Every week, Volumes will feature a new review from one of your St Cuthberts classmates. Want to write one of your own? It's easy! Email email@example.com with the subject line 'Book review request' to find out more.
This week, Madeleine McDonald (Year 9) explores Jennifer Lynn Barnes' unsettling thriller The Inheritance Games.
‘To some people, you’ll be Cinderella. To others, Marie Antoinette.’
The Inheritance Games by Jennifer Lynn Barnes, published last year, follows Avery Grambs, a high school student with an absent father, dead mother, a half-sister that doubles as a guardian, and a clear plan for her future. Everything changes when a teenager in a suit shows up at her school. Fast forward, and she’s at the reading of a billionaire’s will, having just inherited his entire estate. However, Avery must live in his secret-passage riddled mansion for one year, alongside his two daughters and four charismatic, handsome grandsons. Avery soon discovers a trail of clues left by the late billionaire. Meanwhile, she struggles to navigate the complex world of the Hawthornes, with the added pressure of constant media attention. Avery has just inherited a fortune people would lie and kill for, and in an alien environment she doesn’t know who to trust.
This book is aimed at around 13+, a similar age to the author’s — Barnes — other YA books.
The best thing about The Inheritance Games is its characters. While the plot is fast paced and complex, and the writing is amazing, the characters are three dimensional and many-layered. First and foremost is Avery, the main character. Avery’s backstory is well-written, and her pragmatic personality makes her a sharp contrast to the extravagant world of the Hawthornes. The Hawthornes themselves are enigmatic and charming, magnetic characters that draw you further into the story. Even side characters, such as Avery’s friend Max or Libby’s — Avery’s sister — abusive boyfriend Drake, are well thought out and realistic. The characters, both minor and major, breathe life to The Inheritance Games.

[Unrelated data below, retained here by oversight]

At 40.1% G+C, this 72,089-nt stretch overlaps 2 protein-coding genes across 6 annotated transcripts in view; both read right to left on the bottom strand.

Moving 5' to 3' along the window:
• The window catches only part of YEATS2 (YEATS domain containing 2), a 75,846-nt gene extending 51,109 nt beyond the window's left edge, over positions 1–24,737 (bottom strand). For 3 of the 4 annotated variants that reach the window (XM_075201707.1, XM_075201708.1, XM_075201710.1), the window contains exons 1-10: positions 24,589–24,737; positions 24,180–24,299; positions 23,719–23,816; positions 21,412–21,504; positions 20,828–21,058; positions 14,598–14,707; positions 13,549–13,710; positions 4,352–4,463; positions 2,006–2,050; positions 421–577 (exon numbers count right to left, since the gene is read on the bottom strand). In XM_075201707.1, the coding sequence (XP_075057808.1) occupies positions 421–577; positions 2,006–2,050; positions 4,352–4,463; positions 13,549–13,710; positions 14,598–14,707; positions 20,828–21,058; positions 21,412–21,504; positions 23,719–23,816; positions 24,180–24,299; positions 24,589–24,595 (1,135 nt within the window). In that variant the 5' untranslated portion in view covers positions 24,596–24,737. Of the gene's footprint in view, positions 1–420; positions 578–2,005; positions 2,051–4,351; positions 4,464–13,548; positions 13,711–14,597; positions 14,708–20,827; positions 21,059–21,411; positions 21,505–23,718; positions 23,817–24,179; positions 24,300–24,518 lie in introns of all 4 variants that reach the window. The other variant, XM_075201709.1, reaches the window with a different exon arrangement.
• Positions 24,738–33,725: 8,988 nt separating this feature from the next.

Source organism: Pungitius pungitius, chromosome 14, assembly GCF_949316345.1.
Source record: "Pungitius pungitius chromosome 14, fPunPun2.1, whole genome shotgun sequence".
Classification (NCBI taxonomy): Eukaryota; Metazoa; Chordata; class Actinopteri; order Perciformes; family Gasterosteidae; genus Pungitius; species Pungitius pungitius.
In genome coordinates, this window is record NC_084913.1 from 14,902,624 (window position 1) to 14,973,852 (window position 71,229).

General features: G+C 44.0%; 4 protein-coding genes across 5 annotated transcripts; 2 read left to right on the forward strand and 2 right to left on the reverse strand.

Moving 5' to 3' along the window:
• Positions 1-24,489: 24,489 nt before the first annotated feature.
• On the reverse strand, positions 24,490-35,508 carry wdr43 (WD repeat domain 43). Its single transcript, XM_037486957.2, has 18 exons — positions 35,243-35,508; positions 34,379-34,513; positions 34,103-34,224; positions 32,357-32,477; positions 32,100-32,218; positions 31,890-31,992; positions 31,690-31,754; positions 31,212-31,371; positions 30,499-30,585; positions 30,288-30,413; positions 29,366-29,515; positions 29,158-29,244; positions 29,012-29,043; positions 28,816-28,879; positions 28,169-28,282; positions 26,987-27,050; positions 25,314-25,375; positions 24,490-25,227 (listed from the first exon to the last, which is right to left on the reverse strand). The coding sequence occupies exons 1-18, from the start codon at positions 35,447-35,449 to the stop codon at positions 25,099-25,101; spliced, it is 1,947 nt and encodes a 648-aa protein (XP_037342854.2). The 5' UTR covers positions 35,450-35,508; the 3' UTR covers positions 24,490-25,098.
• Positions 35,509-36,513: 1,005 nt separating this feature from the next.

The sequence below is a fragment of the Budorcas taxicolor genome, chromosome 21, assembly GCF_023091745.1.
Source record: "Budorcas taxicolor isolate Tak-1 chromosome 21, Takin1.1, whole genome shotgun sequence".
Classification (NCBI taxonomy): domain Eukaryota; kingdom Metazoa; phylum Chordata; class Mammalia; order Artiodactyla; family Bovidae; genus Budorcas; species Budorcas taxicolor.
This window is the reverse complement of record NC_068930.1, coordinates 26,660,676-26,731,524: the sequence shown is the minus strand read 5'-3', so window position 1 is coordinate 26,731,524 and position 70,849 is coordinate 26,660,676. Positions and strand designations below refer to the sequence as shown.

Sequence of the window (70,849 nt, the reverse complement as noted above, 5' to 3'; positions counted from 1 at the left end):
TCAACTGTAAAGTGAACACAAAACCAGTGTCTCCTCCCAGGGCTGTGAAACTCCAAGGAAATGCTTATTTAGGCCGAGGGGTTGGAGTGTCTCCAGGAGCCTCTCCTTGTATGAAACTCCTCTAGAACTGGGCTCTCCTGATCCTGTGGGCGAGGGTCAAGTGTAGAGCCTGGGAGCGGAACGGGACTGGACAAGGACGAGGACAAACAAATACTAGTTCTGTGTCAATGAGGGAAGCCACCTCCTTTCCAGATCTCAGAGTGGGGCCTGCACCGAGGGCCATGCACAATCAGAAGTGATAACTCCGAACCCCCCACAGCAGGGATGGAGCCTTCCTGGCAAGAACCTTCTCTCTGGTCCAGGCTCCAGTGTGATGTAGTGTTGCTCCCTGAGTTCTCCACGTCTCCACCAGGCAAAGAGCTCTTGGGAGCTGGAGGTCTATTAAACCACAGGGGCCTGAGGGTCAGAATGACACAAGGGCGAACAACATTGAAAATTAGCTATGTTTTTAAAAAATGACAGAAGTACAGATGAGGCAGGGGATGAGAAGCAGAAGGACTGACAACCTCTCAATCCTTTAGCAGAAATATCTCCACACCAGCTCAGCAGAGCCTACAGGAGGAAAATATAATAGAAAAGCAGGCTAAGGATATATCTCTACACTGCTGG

I really enjoyed reading this book. The Inheritance Games draws you in right from the first page. It reminds me of a more modern version of The Westing Game, with much deadlier stakes. The ‘mystery’ element is well thought out, and isn’t too convoluted, even though there are plenty of twists to keep the plot interesting. Any discoveries Avery makes feel natural, not forced, and the series of clues and puzzles are intricate but the reader can link them together easily. The characters are vibrant, and fun to read about, especially the protagonist Avery. However, I do wish this had been a stand-alone, rather than a trilogy, as I feel the story could have been wrapped up in a single book. Apart from this, I find it hard to find any major negatives. The Inheritance Games is well rounded and well written.
Overall, I loved The Inheritance Games. It hits all the notes that a mystery — or any good book — should. The characters are realistic and full of life. I would recommend this book to anyone older than 12. In my opinion, this is one of the best books I have read this year.
Keen to read? You can check out Jennifer Lynn Barnes' The Inheritance Games at the Frances Compton Library, or pick up an e-book copy!
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